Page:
My background is not one of affluence, or what one could in any way term a cushioned life. That said, with all the challenges my siblings and I faced growing up, mum never allowed us to dwell in our misery or focus too much on the negative. And you know sometimes how you just want to kvetch, bitch, whine, or rail, even just for a moment? My mother would not have it. There were days you wanted to cry out: “For Pete’s sake, when on earth can I be depressed or miserable about something? Is this bad enough? Or this?”
The Christmas holidays finally came to an end today at Chez Team Fargo. My son was put onto public transport early this evening and shunted back to Cambridge until the next school holiday rolls around. And, boy, has it been a long and tedious day. Not because my son is under the age of reasoning (ie: under 40), but more my problem with goodbyes.
And I blame my Uncle Percy.
When I was a child, Uncle Percy came to stay. This was unusual in itself as we never had sleepover guests, and certainly not exotic guests all the way from the West Indies (St. Lucia) planning to stay several weeks.
Bronnie loved traditions. From Thanksgiving being celebrated on the fourth Thursday in November – and not the following weekend when it would be waaay more convenient – to dusting off the eclectic mix of miniature toys we’d hang on the Christmas tree each year. To watching ‘The Muppets Christmas Carol’ movie every Christmas Eve afternoon to the reading of ‘Night Before Christmas’ every Christmas Eve night, to the smell of hot ham in the oven roasting with cloves. From ham & eggs and Bucks Fizz on Christmas morning to a traditional turkey ‘lunch’ at about 4.00 pm, to cold turkey and dark pickle onions with crackers on New Year’s eve night.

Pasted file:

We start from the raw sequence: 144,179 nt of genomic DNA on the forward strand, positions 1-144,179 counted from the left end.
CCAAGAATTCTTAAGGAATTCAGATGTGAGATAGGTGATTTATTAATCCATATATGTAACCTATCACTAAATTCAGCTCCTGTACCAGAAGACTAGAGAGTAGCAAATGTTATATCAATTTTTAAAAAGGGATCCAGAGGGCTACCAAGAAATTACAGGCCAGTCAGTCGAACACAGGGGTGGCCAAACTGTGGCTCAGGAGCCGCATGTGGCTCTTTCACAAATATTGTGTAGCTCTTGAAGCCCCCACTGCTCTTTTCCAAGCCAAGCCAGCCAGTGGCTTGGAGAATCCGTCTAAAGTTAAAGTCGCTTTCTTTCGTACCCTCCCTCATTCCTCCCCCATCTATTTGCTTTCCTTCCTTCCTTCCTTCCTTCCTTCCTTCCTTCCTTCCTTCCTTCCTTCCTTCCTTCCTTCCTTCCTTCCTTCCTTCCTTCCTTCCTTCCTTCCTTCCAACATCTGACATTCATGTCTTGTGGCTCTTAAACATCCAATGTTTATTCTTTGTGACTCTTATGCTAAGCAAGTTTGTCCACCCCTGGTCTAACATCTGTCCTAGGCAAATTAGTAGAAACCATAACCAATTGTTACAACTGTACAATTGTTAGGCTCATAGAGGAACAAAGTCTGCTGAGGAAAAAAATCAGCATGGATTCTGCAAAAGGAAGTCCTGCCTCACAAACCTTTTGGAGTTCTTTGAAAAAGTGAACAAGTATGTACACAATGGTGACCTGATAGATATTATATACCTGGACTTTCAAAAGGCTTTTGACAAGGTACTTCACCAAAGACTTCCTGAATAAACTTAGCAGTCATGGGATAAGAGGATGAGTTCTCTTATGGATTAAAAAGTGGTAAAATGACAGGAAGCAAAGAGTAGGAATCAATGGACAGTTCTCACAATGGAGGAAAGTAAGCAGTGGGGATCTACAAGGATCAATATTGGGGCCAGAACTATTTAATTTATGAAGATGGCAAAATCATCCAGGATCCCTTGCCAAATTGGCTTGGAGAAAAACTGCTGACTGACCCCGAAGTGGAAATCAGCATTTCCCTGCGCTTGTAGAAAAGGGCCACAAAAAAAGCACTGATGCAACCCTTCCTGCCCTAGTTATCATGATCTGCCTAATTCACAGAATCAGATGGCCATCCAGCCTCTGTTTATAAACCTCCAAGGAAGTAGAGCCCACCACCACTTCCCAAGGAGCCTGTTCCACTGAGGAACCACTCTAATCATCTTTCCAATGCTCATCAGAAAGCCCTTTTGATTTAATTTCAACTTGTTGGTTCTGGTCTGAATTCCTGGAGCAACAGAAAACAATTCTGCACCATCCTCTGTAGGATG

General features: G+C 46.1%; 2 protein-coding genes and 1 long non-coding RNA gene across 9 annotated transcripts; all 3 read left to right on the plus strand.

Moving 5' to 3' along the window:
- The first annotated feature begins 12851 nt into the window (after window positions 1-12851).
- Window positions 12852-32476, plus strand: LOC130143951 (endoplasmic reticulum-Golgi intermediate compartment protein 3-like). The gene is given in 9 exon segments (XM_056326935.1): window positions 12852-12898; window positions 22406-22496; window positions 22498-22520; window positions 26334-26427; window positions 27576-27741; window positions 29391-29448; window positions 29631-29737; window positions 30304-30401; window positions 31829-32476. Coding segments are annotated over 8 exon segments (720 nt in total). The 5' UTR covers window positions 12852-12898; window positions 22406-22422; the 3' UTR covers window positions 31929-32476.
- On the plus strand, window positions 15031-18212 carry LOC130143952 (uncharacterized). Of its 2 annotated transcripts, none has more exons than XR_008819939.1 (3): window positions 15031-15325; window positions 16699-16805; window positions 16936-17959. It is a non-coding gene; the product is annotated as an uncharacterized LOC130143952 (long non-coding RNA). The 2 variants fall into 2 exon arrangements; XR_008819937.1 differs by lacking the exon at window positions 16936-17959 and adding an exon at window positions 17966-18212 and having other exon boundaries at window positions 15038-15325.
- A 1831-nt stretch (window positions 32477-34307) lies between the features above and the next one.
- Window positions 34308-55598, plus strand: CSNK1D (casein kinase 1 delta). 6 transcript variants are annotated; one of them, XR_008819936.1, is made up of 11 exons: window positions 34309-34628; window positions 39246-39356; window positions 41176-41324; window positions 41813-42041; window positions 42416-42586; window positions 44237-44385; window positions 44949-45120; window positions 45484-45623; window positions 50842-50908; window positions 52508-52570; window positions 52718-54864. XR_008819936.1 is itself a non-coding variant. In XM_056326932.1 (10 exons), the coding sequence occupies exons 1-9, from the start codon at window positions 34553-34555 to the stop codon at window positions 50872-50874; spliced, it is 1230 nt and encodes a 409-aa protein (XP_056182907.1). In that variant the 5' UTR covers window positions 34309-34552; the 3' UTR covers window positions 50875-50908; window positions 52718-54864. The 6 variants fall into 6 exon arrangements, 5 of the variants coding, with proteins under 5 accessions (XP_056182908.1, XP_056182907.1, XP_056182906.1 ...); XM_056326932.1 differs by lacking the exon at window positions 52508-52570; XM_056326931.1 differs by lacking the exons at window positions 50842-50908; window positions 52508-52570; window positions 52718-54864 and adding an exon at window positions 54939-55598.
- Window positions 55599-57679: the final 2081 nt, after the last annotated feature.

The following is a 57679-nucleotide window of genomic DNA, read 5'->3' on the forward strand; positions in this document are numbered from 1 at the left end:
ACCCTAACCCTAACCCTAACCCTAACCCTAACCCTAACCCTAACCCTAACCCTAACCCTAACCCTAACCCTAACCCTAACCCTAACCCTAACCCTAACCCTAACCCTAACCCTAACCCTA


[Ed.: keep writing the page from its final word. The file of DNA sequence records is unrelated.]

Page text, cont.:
I first starting writing this post a couple of weeks ago in response to the Post-40 Bloggers writing prompt – “Write about the most courageous thing you’ve done.”
At that time, I thought I was going to write about the day my twin sister and I walked over hot coals at an Anthony Robbins convention. (I only knew how brave we had been about a year later when news reports broke about a man who had done the same thing… and contracted first degree burns for his trouble.)
Although, saying ‘we’ had been brave is a reach. Usually the one to take risks, it was actually my sister on this occasion who stepped up to the plate and took the whole thing in her stride. (Being hot coals, strides were of course a good option.) Anyway, in the queue to follow her next, I suddenly had what I know now to be a very rational thought: “What if this doesn’t work and my feet are fried?”